Polarized Light Photography for Art Documentation

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Polarized Light Photography eliminates surface reflections and it’s used by professional photographers for high quality documentation of art. The American Institute of Conservation guide to digital photography has in the chapter “Visible Light Photography” a short paragraph on “Polarized Illumination” [1]. This post adds my insights into this method.

 

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Light Polarization

A single particle of light can be imagined as a wave which propagates from its source into space. A beam of light from the sun, an halogen or an LED lamp, is composed of multiple light waves which vibrate in any directions.

Polarized light Photography. Technical photography, paintings conservation, paintings authentication, conservation science, CHSOS, Cultural Heritage Science Open Source, Antonino Cosentino, coins, prints, drawings, stamps, pigments

Light from a bulb or an LED lamp is non-polarized. Light waves vibrate in any direction while propagating from the light source into space.

When we want polarize this light source we put in front of it a polarizing filter which allows through just the light waves vibrating in one specific direction.

Polarized light Photography. Technical photography, paintings conservation, paintings authentication, conservation science, CHSOS, Cultural Heritage Science Open Source, Antonino Cosentino, coins, prints, drawings, stamps, pigments

A Polarizing Filter allows through only the light waves vibrating in a specific direction.

A classical experiment with polarized light is that done with a calcite crystal and a polarizing filter.

 

Why Polarized light for Art Photography?

Our goal is to eliminate glare in our photos of paintings: in particular, those ugly reflections from varnished paintings. This is the trick: Light from the lamps can be Reflected or Diffused from a painting. Reflected light gives ugly glare while diffused light is pleasant. When the light is reflected it keeps its polarization. When the light is diffused it loses any polarization. So, when we send a polarized light onto the painting, the glare  is a polarized beam while diffused light vibrates in any direction.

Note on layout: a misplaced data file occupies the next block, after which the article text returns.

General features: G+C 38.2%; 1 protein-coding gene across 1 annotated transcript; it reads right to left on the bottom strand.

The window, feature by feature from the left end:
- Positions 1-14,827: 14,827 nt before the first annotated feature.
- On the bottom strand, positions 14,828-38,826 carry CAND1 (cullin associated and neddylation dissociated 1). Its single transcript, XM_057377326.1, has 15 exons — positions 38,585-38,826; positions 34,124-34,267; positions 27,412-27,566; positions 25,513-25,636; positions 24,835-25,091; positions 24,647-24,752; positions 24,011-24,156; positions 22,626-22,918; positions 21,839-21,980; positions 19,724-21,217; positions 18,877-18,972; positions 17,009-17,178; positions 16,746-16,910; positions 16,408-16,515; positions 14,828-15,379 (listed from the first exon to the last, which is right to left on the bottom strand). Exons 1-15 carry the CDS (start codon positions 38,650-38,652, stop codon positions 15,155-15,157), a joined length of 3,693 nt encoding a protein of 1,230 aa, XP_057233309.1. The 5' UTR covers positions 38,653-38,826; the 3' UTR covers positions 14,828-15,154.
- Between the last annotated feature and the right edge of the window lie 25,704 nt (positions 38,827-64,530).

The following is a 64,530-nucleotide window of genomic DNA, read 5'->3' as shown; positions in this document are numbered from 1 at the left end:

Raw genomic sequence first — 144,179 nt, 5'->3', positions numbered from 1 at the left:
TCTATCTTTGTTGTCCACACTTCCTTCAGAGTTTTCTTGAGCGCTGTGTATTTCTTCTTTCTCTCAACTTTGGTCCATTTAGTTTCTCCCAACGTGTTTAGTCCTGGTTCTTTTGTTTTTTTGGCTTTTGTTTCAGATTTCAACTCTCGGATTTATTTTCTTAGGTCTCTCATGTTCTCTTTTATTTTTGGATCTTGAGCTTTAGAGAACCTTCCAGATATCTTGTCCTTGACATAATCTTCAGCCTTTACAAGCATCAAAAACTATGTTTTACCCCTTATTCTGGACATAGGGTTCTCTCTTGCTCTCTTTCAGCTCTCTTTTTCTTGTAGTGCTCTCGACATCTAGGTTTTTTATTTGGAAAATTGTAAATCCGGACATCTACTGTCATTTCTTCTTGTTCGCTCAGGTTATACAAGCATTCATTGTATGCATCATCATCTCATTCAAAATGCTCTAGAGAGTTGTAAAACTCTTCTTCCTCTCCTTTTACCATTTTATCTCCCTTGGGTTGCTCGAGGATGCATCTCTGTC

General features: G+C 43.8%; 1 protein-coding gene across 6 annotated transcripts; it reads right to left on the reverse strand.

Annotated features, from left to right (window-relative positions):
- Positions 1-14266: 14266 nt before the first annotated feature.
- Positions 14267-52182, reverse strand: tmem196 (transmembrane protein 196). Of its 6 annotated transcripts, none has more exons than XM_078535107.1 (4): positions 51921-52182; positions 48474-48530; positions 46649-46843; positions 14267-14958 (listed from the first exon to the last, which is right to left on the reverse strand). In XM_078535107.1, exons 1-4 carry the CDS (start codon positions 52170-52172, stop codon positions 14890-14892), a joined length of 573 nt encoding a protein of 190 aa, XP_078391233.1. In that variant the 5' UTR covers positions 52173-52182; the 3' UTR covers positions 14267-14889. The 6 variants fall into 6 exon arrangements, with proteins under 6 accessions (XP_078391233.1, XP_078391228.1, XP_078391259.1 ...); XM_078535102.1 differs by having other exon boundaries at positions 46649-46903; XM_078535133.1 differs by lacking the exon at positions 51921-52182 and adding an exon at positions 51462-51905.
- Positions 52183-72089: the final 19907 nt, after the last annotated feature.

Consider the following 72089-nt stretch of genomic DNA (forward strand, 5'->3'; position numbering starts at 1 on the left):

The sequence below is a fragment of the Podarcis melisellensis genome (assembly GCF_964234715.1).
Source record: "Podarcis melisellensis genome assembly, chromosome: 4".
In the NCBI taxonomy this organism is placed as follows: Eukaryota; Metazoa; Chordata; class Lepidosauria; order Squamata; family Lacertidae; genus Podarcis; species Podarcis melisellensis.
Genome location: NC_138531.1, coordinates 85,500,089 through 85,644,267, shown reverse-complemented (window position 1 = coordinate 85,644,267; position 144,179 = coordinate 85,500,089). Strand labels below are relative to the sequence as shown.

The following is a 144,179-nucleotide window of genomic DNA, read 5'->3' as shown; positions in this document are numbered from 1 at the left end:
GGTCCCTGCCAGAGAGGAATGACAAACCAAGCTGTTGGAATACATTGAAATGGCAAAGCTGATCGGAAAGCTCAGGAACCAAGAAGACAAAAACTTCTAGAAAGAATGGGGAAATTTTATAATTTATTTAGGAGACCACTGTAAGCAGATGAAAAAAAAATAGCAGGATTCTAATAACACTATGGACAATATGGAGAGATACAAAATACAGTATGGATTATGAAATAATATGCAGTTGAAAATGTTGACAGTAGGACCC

Polarized light Photography. Technical photography, paintings conservation, paintings authentication, conservation science, CHSOS, Cultural Heritage Science Open Source, Antonino Cosentino, coins, prints, drawings, stamps, pigments

Reflected light keeps its polarization while diffused light vibrate in any direction.

The final step is to add a polarizing filter on our camera and rotate it 90 degree so to extinguish all reflected light.

Polarized light Photography. Technical photography, paintings conservation, paintings authentication, conservation science, CHSOS, Cultural Heritage Science Open Source, Antonino Cosentino, coins, prints, drawings, stamps, pigments

A polarizing Filter on the camera cuts off the reflected light, extinguishing  glare.

See it’s to believe

As usual, we want see some experiments. For this post I used a painting by Domenico Di Mauro, painter of colorful Sicilian traditional carts, currently 99 years young. He still works in his studio which happens to be beside my place. He’s one of the last practicing this craftsmanship.

This is the video:

 

Polarized light Photography. Technical photography, paintings conservation, paintings authentication, conservation science, CHSOS, Cultural Heritage Science Open Source, Antonino Cosentino, coins, prints, drawings, stamps, pigments

Circular filter on camera at 0 degree (Up figure) and 90 degree (Down figure). The Polarized light photograph shows colors much more saturated and glare extinguished. See detail of coin (10 cents of Polish Zloty).

Equipment

Polarizing screens. I recommend those from www.polarization.com. They carry the laminated polarizing sheets, width 17″that I use for my Dowel DP 1000 W lamps, I found 1 feet is enough to cover the lamp.

Circular Polarizing filter for the camera. Don’t use a linear polarizing filter for the camera.

Linear Polarizing Filter VS Circular Polarizing Filter

If you do manual focus you can still use a linear polarizing filter. You need a circular polarizing filter when you work in auto focus. Indeed, the focusing system of the camera  gets hard time to focus when it receives polarized light. The circular polarizing filter resolves this problem. It is essentially a liner polarizing filter that diffuse the polarized light just before feeding it to the camera.

A video on linear polarizing filter and circular polarizing filter:

References

[1] The AIC guide to digital photography and conservation documentation – second edition, Jeffrey Warda editor, American Institute for Conservation, 2012.

 

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2016-10-17T16:34:45+00:00

2 Comments

  1. Dominique February 16, 2017 at 12:43 pm - Reply

    Hi,
    So, what is the best solution when having linear pol filters in front of flashes… with linear filter, or circular in front of lens ?

    • Antonino Cosentino February 16, 2017 at 6:14 pm - Reply

      Hi Dominique,
      The same logic is applied to flashes. They are the same as continuous lighting (such as halogen lamps) when it comes to polarizing filters. So, just set up your experiment as you would do with halogen lamp (linear polarizer on the lamp / flash) and circular polarizer on the camera.

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